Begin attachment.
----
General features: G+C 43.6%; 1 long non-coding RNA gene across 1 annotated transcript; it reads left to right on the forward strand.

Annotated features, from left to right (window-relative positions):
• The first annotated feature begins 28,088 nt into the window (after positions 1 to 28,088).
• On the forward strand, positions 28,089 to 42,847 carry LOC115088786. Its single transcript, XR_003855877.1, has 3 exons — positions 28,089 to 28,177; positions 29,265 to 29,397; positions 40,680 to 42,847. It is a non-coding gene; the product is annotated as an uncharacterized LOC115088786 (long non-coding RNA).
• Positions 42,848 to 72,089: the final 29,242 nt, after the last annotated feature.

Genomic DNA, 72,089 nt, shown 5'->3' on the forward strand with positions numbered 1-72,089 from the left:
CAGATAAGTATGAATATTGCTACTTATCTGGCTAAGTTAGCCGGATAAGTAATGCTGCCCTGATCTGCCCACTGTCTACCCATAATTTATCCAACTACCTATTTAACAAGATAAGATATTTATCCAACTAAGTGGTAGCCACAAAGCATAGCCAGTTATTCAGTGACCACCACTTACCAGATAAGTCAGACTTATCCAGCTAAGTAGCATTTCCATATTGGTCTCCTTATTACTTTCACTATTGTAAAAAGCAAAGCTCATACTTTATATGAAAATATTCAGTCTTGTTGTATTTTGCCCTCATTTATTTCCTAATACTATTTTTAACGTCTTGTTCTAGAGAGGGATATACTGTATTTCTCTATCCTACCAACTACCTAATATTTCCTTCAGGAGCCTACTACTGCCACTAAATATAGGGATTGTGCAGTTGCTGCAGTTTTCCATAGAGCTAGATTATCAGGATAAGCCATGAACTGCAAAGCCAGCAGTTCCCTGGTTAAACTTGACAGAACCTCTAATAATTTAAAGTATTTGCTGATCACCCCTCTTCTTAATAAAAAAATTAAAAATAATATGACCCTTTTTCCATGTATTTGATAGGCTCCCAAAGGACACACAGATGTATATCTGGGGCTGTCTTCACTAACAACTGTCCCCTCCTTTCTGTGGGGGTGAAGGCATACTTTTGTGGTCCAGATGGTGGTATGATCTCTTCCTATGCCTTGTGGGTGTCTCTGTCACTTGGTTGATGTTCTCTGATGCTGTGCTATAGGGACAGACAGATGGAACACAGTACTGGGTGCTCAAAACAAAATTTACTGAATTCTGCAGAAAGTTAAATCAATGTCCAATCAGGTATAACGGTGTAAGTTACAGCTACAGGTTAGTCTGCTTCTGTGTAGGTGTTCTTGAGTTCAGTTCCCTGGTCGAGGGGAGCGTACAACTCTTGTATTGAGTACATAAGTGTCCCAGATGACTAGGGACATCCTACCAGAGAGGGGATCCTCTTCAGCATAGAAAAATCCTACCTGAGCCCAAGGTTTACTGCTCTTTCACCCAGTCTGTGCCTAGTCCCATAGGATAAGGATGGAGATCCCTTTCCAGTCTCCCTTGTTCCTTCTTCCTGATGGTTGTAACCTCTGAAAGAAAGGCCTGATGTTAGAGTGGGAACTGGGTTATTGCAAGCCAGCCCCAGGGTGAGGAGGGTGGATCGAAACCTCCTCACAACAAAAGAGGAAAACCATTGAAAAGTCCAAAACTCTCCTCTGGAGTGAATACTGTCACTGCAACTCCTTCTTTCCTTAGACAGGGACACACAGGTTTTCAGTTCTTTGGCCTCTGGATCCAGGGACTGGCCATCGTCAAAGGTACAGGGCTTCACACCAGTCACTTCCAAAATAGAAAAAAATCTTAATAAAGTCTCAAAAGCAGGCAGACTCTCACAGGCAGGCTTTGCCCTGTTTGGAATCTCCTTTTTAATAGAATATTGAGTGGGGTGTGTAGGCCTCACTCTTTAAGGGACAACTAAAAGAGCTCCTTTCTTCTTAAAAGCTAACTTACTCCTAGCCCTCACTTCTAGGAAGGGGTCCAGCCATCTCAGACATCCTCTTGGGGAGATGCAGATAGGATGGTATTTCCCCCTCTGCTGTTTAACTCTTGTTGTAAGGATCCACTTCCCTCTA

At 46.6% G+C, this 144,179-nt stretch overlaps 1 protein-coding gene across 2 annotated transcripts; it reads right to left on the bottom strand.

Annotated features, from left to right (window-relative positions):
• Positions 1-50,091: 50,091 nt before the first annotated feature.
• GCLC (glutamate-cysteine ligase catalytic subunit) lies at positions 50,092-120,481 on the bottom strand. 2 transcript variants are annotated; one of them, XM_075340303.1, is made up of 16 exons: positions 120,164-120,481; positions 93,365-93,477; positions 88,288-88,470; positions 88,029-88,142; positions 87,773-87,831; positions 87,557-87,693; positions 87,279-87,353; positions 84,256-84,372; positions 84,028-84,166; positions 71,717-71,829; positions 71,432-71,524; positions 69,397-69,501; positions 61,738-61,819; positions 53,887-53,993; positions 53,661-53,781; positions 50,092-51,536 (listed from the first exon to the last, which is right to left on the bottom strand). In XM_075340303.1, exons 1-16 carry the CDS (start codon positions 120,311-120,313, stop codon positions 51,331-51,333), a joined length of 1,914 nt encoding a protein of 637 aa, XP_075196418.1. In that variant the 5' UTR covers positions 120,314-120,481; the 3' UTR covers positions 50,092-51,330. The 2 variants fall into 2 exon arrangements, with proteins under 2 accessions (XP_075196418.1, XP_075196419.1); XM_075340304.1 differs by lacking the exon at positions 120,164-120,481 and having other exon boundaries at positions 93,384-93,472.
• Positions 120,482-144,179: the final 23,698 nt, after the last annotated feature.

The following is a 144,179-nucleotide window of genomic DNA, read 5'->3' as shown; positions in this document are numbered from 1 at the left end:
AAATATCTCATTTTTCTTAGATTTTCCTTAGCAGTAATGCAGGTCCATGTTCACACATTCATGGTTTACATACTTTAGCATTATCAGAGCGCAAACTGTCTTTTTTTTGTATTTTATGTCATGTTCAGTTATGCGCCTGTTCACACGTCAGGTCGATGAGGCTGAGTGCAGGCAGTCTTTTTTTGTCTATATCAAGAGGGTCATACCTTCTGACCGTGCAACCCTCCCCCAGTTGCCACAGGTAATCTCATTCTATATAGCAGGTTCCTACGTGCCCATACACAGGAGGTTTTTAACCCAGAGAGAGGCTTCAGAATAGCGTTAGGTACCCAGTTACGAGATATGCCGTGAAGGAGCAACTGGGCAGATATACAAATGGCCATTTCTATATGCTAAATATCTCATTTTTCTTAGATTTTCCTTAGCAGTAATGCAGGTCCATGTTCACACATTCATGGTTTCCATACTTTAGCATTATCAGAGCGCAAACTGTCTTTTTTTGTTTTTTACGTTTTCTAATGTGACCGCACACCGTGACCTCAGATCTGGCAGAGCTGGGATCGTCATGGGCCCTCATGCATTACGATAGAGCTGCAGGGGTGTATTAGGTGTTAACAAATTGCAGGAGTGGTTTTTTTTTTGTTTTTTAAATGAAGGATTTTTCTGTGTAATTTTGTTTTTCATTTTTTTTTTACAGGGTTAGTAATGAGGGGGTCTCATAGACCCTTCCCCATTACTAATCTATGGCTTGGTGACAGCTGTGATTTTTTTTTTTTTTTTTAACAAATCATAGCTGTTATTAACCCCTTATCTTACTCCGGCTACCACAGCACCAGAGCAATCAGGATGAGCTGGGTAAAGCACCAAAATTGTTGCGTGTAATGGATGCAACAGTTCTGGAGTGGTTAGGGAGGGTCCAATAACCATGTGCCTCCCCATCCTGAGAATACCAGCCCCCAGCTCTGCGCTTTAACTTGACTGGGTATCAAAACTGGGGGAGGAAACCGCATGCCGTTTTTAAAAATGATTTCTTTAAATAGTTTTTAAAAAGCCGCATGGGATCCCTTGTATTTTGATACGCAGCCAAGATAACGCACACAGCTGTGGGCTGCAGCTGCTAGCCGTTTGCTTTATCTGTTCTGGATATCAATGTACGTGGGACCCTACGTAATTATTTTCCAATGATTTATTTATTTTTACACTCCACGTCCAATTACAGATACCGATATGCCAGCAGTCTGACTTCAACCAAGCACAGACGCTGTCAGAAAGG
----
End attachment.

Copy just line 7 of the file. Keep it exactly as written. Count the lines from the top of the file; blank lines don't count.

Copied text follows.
CAGATAAGTATGAATATTGCTACTTATCTGGCTAAGTTAGCCGGATAAGTAATGCTGCCCTGATCTGCCCACTGTCTACCCATAATTTATCCAACTACCTATTTAACAAGATAAGATATTTATCCAACTAAGTGGTAGCCACAAAGCATAGCCAGTTATTCAGTGACCACCACTTACCAGATAAGTCAGACTTATCCAGCTAAGTAGCATTTCCATATTGGTCTCCTTATTACTTTCACTATTGTAAAAAGCAAAGCTCATACTTTATATGAAAATATTCAGTCTTGTTGTATTTTGCCCTCATTTATTTCCTAATACTATTTTTAACGTCTTGTTCTAGAGAGGGATATACTGTATTTCTCTATCCTACCAACTACCTAATATTTCCTTCAGGAGCCTACTACTGCCACTAAATATAGGGATTGTGCAGTTGCTGCAGTTTTCCATAGAGCTAGATTATCAGGATAAGCCATGAACTGCAAAGCCAGCAGTTCCCTGGTTAAACTTGACAGAACCTCTAATAATTTAAAGTATTTGCTGATCACCCCTCTTCTTAATAAAAAAATTAAAAATAATATGACCCTTTTTCCATGTATTTGATAGGCTCCCAAAGGACACACAGATGTATATCTGGGGCTGTCTTCACTAACAACTGTCCCCTCCTTTCTGTGGGGGTGAAGGCATACTTTTGTGGTCCAGATGGTGGTATGATCTCTTCCTATGCCTTGTGGGTGTCTCTGTCACTTGGTTGATGTTCTCTGATGCTGTGCTATAGGGACAGACAGATGGAACACAGTACTGGGTGCTCAAAACAAAATTTACTGAATTCTGCAGAAAGTTAAATCAATGTCCAATCAGGTATAACGGTGTAAGTTACAGCTACAGGTTAGTCTGCTTCTGTGTAGGTGTTCTTGAGTTCAGTTCCCTGGTCGAGGGGAGCGTACAACTCTTGTATTGAGTACATAAGTGTCCCAGATGACTAGGGACATCCTACCAGAGAGGGGATCCTCTTCAGCATAGAAAAATCCTACCTGAGCCCAAGGTTTACTGCTCTTTCACCCAGTCTGTGCCTAGTCCCATAGGATAAGGATGGAGATCCCTTTCCAGTCTCCCTTGTTCCTTCTTCCTGATGGTTGTAACCTCTGAAAGAAAGGCCTGATGTTAGAGTGGGAACTGGGTTATTGCAAGCCAGCCCCAGGGTGAGGAGGGTGGATCGAAACCTCCTCACAACAAAAGAGGAAAACCATTGAAAAGTCCAAAACTCTCCTCTGGAGTGAATACTGTCACTGCAACTCCTTCTTTCCTTAGACAGGGACACACAGGTTTTCAGTTCTTTGGCCTCTGGATCCAGGGACTGGCCATCGTCAAAGGTACAGGGCTTCACACCAGTCACTTCCAAAATAGAAAAAAATCTTAATAAAGTCTCAAAAGCAGGCAGACTCTCACAGGCAGGCTTTGCCCTGTTTGGAATCTCCTTTTTAATAGAATATTGAGTGGGGTGTGTAGGCCTCACTCTTTAAGGGACAACTAAAAGAGCTCCTTTCTTCTTAAAAGCTAACTTACTCCTAGCCCTCACTTCTAGGAAGGGGTCCAGCCATCTCAGACATCCTCTTGGGGAGATGCAGATAGGATGGTATTTCCCCCTCTGCTGTTTAACTCTTGTTGTAAGGATCCACTTCCCTCTA